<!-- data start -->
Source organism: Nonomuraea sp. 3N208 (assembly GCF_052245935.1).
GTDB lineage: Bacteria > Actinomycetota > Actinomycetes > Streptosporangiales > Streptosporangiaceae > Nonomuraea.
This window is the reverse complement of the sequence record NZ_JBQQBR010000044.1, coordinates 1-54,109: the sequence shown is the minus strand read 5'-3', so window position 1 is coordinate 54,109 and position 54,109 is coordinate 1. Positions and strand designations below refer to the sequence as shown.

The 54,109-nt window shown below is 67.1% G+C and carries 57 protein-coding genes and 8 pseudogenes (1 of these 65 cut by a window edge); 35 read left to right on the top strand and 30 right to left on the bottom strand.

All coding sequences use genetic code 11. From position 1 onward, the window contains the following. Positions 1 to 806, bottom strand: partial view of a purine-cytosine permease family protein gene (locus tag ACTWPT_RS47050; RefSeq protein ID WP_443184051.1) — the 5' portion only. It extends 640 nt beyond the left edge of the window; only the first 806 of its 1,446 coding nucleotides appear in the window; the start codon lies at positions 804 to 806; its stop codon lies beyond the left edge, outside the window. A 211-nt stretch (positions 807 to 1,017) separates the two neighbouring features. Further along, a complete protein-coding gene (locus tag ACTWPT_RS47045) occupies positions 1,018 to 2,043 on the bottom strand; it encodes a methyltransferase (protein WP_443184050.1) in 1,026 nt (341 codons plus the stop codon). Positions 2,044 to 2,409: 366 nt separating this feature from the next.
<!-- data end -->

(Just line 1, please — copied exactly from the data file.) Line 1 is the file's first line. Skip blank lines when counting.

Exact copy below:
Source organism: Nonomuraea sp. 3N208 (assembly GCF_052245935.1).